Is this right?  If it is, then the CPs were right to essentially assume that they were finished (Austria had nothing left and Italy was going to probably take Vienna that same turn, Germany had troops but the British and French were in Alsace and Belgium and about to invade the Ruhr, and a massive American force was making its way across the Atlantic; the Ottomans had sent so many troops up into Russia that the British were in Smyrna and, with Italian help, were probably going to take Constantinople).

  • Sounds right according to OOB rules, but if you check the sticky FAQ thread, things have changed:

    After the Russian Revolution, Russia has no friends or enemies.  All Russian units outside of original Russian territories are immediately removed from the board.  Russia will immediately relinquish control of any non-original territories it may hold, including aligned minor neutrals.  If units belonging to other Allied powers are in these territories, control will be established based on the rules for moving all units out of a contested territory on page on page 15 of the Rulebook; otherwise these territories will remain uncontrolled until another power moves into them and will not mobilize units when entered.  Serbia and Romania will be treated as minor neutral powers for the remainder of the game.  Units belonging to other Allied powers that are outside of original Russian territories may no longer move into them, and any such units remaining in those territories at the end of their next respective turn will be removed from the board at that time.  Central Powers units are treated as stated in the Rulebook.  Rules restricting land unit movement out of contested territories (see page 15 of the Rulebook) will not apply to territories shared between Russia and the Central Powers unless another Allied power is also present.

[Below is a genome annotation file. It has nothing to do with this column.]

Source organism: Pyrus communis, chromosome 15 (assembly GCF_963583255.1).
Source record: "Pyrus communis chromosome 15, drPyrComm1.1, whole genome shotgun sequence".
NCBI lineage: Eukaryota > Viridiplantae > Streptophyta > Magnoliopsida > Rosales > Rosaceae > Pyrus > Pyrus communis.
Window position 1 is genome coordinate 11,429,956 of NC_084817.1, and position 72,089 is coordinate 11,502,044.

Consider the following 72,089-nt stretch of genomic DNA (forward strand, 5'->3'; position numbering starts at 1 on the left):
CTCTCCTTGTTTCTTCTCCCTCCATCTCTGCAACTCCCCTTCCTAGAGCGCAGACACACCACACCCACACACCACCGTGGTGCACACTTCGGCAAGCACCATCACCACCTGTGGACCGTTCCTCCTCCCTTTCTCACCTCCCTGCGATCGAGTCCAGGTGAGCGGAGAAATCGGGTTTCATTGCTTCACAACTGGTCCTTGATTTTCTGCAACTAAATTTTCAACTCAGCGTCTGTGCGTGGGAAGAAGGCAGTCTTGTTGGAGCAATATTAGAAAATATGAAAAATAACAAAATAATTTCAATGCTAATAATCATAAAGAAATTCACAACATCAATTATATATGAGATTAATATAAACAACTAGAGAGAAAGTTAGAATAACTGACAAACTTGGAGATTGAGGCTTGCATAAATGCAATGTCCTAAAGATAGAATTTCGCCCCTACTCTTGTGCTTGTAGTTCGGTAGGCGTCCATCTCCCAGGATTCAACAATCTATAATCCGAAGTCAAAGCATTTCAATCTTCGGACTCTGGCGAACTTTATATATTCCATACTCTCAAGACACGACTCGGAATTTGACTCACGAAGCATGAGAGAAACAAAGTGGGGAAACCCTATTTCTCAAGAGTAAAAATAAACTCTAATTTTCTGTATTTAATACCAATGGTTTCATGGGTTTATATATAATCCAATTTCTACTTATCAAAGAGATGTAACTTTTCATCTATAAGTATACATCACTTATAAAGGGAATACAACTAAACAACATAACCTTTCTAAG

• And that is when you look skeptically at the Russian player and decide to quietly leave him out of future game nights.  Voluntarily self-destructing like that leaves a bad taste on everyone’s mouth.  I understand why he did it, but that is one way to make yourself unpopular.